Growing apart from old friendships

Ask L.K. – Because life can get a little messy

By L.K. ELLIOTT, Connect Columnist

Dear L.K.,

My best friend and I are losing touch.  I feel like our lives have taken such different paths that conversations are even tough at times. We don’t share any common interests anymore, but I’m not willing to let that mean the end of a 20 year friendship. I don’t know how to support her in her journey, or how to save our relationship.  Help.

– Baffled BFF

Dear Baffled BFF,

There are a couple explanations for the growing apart: You’ve either outgrown each other, or simply need to reconnect and re-establish how each other fit into this new phase in your lives. Analyzing how you feel about this person (when you’re around them) will be your clue.

Life is always changing, and our relationships need to evolve along with us.  Some relationships can evolve naturally, while others need work. If we are not putting in the required amount of effort to tend to certain relationships, they may begin to suffer. To counter this, think about something fun you both used to enjoy, and go on an adventure. Try to rekindle the relationship by reliving the past. Do something childish and silly, get laughing, and try to remember why you two were best friends in the first place. If it’s meant to be, that spark will be reignited and you’ll have solid grounds to revive the relationship.

However, there is a chance you may be outgrowing this friend. If the path you are on feels empowering, and your BBF’s isn’t, then you must exercise caution. If a loved one is down we often give them a hand up, but they want to pull us down to their level rather than rising up to ours. This is very disempowering. Regardless of the age of a relationship, you can’t accept going down to their level to make this friendship work. If they want to grow and evolve so that you two have positive things in common again, that is wonderful.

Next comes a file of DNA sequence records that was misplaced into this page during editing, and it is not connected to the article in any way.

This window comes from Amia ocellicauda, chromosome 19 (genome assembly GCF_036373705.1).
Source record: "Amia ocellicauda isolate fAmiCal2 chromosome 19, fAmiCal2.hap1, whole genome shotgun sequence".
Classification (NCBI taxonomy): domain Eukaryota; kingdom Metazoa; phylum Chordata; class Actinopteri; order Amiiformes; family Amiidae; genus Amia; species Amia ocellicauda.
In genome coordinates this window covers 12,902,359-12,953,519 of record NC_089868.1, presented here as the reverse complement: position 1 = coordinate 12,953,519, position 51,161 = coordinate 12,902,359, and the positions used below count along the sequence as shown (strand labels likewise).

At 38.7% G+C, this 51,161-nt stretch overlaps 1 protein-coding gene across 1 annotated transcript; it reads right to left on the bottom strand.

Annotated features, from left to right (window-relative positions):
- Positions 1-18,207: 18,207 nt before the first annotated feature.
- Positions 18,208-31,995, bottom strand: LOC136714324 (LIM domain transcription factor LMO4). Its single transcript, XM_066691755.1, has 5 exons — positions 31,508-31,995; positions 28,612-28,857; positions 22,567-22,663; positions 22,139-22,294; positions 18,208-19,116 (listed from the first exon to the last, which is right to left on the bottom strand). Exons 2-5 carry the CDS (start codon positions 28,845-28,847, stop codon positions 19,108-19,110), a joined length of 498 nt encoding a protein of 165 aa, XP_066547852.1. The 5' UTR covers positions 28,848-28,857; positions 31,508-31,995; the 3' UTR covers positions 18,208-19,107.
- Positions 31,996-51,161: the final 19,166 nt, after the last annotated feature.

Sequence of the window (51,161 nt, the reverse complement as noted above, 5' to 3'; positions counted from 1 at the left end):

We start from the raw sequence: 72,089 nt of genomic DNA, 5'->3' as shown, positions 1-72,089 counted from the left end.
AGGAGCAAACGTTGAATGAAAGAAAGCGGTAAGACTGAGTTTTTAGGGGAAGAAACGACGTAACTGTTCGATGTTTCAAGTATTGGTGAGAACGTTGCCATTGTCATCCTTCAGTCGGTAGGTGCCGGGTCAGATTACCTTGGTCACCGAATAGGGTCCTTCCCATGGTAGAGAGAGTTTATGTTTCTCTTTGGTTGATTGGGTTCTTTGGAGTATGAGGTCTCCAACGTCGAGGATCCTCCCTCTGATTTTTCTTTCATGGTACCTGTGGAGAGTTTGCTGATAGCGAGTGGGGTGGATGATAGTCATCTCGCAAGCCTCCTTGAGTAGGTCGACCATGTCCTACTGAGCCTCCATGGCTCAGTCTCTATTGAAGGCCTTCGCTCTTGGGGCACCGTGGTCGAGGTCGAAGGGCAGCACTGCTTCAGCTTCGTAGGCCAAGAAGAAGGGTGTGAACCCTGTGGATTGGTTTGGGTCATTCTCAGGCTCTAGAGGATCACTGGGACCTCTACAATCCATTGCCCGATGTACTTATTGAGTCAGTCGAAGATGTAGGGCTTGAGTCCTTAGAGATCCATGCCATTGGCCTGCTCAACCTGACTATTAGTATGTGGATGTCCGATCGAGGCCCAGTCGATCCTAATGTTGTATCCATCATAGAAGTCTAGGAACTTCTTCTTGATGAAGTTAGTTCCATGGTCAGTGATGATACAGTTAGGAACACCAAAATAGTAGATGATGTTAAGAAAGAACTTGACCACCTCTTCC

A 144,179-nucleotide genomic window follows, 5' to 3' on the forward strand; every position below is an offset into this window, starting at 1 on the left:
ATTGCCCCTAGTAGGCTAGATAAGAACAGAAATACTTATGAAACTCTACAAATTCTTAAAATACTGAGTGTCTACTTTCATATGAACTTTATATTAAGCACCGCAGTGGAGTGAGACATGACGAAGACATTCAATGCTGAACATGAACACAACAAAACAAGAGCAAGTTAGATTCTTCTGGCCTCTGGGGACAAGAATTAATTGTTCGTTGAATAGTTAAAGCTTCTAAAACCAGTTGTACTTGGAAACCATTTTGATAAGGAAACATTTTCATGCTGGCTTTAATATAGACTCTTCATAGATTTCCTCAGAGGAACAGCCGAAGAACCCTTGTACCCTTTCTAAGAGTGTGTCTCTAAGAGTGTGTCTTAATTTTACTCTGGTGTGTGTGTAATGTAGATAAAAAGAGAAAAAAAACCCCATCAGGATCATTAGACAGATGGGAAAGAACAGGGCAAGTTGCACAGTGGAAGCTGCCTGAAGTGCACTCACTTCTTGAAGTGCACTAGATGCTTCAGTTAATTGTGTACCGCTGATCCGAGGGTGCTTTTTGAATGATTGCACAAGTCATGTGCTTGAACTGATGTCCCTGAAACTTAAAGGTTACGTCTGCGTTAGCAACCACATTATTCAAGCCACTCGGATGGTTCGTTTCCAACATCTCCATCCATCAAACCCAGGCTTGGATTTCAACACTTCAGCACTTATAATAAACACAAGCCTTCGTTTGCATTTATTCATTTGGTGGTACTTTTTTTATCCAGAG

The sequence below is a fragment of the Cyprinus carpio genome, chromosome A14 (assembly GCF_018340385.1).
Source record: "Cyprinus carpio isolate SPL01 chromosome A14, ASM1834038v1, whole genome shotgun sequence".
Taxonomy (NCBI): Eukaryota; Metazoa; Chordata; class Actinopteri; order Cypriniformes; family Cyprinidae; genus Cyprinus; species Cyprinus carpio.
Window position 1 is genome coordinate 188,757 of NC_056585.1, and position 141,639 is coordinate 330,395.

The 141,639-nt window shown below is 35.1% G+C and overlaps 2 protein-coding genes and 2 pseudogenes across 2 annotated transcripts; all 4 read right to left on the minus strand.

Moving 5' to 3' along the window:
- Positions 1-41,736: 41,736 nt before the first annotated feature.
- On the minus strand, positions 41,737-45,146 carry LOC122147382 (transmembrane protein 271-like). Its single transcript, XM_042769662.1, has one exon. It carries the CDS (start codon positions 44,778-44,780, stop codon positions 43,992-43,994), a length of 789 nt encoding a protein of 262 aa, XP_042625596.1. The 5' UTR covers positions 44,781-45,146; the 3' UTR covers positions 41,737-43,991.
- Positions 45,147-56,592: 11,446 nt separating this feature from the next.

I’ve stepped away from many relationships over the years as my path has changed: some people have gradually evolved with me and some stayed behind. I don’t judge them, but I won’t allow myself to step down to a level that isn’t in line with my beliefs and values.  It’s never too late to change, so if I find someone from my past has improved their life and we connect again, that is beautiful. I do not have expectations for anyone, so I am never disappointed in my friends or family. I simply ask myself “is this relationship empowering or disempowering to my well-being” and act accordingly.

It’s always difficult letting go, but most things worth having in life are difficult, and freedom from negativity is one of them. When you set new standards for whom you will allow into your inner circle, you begin to attract amazing new relationships into your life. Healthier relationships will fill the place of dysfunctional ones as time passes – this much I promise you.

L.K. Elliott is a local fitness guru turned self-help author who sees the potential for personal growth in everyone, and bring that relentless optimism into the lives of Wood Buffalo residents. Have questions? Direct them to L.K. on social media at Instagram: @lk.elliott and Twitter: @lkelliot_

– Connect Weekly –